Are you a city mouse or a country mouse?

A tale of old originally titled, The Town and Country Mouse, as part of Aesop’s Fables, the story tells of a proud city mouse who visits his cousin in the country and then scoffs at the simple meal his country cousin prepares so the more extravagant city mouse in turn invites his compatriot to come to see big city life. The country mouse takes him up on his offer, but during their opulent meal, they must scurry for safety when dogs invade their digs, and each mouse, I believe, determines that he is the more fortunate of the two. Neither envies the other’s circumstances.

I myself just got back late last night from seeing a play in the city with my friend Rosie. While the drive home took only an hour and a half, the drive into Chicago took nearly three hours, and though I listened to an audiobook most of the way, I still found myself cursing my distance from the city. There’s always been a kind of divide between my friends who are city dwellers and suburbanites. I happen to be an ex-city dweller, and have lived on both the north side and south side of Chicago. The city, I have found, is very neighborhood-specific, and as a Chicagoan, you also feel a sense of pride and belonging that differs, in part, based on whether you live in Hyde Park, are a South Sider, or live on the north side in Andersonville, Edgewater, Wrigleyville, East Lakeview, Rogers Park, or any of the many other neighborhoods. Of course there are many more neighborhoods, neighborhoods peopled with Polish or Irish or Mexicans, and a lot of your identity can be determined based on where you live. I also think I had a sense that I was more hip and urbane, somehow more current and relevant, and that I was living life more audaciously when I was a Chicagoan proper.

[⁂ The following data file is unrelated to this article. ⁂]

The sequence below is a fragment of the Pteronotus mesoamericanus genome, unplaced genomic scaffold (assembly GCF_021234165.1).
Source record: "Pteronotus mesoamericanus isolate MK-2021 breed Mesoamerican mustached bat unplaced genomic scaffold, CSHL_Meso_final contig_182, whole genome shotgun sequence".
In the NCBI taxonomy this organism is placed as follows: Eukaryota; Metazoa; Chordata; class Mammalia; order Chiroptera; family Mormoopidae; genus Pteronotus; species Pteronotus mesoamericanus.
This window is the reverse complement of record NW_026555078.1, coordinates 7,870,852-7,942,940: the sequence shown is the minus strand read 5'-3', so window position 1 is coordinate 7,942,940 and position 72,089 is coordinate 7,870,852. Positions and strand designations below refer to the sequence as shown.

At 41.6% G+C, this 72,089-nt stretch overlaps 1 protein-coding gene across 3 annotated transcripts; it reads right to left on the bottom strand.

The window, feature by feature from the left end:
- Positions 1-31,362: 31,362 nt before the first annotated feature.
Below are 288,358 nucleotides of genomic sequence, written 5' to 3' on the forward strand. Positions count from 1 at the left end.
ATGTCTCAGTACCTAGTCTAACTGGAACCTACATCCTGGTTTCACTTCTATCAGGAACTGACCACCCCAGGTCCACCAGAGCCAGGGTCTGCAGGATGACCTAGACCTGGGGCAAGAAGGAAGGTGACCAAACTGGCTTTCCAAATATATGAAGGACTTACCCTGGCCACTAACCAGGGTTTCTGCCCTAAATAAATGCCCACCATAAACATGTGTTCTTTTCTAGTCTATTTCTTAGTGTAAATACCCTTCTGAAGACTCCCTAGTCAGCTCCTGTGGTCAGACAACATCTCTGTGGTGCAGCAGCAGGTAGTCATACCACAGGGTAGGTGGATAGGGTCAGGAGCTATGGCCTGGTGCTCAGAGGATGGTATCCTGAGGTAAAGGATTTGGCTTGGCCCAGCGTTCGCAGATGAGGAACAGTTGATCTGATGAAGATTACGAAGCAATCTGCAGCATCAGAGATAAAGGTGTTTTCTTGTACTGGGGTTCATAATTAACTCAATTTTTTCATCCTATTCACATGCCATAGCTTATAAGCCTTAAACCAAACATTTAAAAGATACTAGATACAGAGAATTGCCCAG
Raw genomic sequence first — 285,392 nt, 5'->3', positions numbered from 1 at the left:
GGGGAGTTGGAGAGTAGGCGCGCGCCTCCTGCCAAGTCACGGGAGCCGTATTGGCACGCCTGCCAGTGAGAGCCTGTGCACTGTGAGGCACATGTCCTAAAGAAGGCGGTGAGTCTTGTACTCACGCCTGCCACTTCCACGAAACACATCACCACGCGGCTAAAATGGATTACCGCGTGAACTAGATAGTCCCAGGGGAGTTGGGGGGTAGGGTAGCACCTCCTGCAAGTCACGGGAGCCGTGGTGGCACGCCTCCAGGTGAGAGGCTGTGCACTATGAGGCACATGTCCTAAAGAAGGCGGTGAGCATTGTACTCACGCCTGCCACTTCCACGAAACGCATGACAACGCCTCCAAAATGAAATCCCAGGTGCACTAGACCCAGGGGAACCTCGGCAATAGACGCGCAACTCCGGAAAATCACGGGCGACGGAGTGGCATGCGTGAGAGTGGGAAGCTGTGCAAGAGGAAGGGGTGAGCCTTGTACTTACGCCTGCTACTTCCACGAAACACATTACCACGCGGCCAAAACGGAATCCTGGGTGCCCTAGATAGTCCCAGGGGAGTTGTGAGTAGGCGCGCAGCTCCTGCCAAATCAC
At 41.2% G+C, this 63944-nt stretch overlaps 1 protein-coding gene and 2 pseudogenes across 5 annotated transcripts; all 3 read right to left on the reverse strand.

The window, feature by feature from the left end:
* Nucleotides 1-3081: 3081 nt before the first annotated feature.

Now I live in the far western suburbs, and though I grumble at the distance into the city, I don’t think I would trade my sense of increased space, or the greater sense of peace and well-being I have now. I feel more able to spread out, walk around my three bedroom ranch house–even if I’m only pacing when trying to come up with a story idea or simply to glance through my book collection as I look for a book I’ve misplaced–or leisurely walk my Beagle and Akita around my neighborhood.

It was great fun, back in the day, to pack a towel and swimsuit, and take the El train north to Hollywood Beach to lay out on the sand, great fun to head to the Music Box theater to see the latest art house film, great fun to check out the latest ethnic restaurant, and I have to confess, now it’s much more of a trek to plan a day in the city, but I don’t feel nearly as claustrophobic and cramped as I used to feel. One time, while living in the city, I was even broken into, although the rather inept robber quickly scanned the studio apartment and stole the VCR (this was back in the day before DVD players took over), leaving behind my fairly new laptop computer. The police suspected it was a drug addict who wanted to quickly fence something to fuel his drug habit.

For many years, as a Chicagoan, I didn’t have a car, and had to walk everywhere, or take the El, and I used to think myself somehow superior to suburbanites, simply because I felt closer to the pulse of life back then. Now life is perhaps more measured, lived with a greater deliberateness, but I wouldn’t trade the sense of peace I feel. I always felt vaguely frantic and rushed as a city boy in a way that I no longer feel hurried.

It makes sense to me to get up on a Sunday morning, pour a cup of coffee, and read the Sunday paper or the New Yorker magazine. I can still always head into the city when I want, but city life doesn’t dictate my very essence.

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